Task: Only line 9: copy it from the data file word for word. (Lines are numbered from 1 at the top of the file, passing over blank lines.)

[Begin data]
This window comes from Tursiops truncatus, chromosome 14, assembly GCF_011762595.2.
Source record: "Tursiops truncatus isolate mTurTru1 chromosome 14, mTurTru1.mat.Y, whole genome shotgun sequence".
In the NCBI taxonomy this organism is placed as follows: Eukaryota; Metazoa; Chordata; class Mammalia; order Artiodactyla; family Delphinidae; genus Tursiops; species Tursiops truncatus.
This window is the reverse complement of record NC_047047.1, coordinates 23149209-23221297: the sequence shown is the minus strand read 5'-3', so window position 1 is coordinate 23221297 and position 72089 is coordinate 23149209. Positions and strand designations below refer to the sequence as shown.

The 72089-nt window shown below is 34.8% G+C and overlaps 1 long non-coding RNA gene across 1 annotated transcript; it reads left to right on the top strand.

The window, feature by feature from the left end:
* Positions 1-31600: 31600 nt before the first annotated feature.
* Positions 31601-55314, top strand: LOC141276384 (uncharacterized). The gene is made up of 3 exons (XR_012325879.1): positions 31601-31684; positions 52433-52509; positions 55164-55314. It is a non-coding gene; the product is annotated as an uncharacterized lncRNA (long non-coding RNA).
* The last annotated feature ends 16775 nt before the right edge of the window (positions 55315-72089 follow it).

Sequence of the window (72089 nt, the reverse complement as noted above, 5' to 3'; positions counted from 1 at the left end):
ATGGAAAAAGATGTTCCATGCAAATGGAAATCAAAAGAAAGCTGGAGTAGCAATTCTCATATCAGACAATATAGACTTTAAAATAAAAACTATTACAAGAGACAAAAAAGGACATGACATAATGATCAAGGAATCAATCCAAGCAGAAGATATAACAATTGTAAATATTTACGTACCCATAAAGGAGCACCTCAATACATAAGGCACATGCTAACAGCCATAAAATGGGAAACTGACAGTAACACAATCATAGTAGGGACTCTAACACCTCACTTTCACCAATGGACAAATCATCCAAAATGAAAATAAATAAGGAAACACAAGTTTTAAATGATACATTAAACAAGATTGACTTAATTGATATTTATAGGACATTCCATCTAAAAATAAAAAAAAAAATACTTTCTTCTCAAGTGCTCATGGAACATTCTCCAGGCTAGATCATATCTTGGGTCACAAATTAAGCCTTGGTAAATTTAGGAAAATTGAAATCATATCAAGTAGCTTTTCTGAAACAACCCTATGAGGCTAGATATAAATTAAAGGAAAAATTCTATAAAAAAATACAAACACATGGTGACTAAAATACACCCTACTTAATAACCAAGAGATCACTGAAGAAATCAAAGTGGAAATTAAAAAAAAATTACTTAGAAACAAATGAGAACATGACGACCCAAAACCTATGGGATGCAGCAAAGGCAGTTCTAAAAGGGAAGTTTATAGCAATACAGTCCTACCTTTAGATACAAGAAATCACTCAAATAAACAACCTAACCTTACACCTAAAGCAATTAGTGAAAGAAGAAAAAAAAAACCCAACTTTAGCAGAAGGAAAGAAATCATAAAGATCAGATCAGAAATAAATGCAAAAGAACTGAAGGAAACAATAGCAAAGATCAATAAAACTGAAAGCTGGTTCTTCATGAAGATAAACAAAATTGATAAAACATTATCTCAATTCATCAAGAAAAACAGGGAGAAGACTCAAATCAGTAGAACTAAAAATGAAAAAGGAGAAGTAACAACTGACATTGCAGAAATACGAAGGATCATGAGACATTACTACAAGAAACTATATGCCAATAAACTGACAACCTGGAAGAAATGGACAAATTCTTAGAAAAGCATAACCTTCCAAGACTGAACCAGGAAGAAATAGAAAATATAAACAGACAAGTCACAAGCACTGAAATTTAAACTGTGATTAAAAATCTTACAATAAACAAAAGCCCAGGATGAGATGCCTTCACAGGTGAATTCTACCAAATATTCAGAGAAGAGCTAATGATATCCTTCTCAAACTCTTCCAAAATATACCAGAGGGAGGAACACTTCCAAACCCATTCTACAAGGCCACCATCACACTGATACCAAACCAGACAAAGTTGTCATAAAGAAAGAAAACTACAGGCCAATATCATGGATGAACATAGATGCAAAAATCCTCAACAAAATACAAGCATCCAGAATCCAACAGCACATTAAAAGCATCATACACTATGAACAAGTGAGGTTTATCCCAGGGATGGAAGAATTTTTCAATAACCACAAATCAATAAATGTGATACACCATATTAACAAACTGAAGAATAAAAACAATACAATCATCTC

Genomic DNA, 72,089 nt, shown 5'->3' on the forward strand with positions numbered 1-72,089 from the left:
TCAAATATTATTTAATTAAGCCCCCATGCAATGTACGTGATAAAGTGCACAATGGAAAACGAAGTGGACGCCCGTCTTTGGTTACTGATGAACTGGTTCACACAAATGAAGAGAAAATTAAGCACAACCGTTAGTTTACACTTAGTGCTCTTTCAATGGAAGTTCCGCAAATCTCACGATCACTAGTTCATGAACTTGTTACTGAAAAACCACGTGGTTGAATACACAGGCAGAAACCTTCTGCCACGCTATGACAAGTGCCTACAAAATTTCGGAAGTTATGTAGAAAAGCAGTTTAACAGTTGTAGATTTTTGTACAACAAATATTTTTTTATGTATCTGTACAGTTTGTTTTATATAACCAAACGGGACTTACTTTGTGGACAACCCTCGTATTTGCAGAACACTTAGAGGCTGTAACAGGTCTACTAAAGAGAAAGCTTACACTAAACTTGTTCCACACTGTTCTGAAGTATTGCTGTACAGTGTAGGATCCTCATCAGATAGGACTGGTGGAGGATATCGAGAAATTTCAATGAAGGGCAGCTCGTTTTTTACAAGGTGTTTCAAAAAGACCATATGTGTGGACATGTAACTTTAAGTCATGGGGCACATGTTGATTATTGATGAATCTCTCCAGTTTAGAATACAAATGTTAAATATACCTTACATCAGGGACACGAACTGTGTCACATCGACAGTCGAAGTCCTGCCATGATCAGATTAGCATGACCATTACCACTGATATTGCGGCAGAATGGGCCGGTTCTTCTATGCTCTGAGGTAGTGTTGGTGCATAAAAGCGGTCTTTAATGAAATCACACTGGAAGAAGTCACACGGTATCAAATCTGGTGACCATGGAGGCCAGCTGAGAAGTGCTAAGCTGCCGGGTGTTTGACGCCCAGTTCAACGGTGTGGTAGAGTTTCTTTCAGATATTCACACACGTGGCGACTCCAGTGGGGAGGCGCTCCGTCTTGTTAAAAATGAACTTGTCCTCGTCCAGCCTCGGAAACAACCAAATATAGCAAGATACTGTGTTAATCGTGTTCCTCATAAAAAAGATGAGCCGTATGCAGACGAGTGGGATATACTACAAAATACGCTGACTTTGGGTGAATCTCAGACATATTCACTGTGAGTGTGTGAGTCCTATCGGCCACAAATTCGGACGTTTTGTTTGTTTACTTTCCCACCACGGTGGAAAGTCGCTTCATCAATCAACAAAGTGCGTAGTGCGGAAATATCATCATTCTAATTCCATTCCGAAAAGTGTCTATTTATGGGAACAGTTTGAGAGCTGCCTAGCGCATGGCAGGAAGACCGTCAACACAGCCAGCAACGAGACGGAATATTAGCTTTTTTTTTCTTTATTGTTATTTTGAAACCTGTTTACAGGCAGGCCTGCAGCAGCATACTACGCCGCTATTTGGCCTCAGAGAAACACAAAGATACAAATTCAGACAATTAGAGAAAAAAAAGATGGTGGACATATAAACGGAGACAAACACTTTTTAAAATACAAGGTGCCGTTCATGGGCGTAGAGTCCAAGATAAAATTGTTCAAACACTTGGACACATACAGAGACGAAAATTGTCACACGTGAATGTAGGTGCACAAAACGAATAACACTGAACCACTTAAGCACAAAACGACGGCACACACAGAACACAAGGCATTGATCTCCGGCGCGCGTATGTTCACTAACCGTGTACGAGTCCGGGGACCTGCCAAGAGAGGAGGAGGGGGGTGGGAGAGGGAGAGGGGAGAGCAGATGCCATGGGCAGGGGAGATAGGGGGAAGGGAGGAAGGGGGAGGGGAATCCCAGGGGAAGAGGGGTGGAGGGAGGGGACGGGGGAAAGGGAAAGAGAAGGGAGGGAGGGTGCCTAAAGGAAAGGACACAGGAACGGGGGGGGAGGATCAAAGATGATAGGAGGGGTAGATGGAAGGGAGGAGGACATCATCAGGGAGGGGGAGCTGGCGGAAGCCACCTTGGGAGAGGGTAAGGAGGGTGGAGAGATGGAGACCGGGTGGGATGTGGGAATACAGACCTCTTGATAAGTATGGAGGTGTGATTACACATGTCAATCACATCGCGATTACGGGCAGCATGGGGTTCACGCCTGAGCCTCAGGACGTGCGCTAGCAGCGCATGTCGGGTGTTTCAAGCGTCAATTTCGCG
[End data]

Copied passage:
* The last annotated feature ends 16775 nt before the right edge of the window (positions 55315-72089 follow it).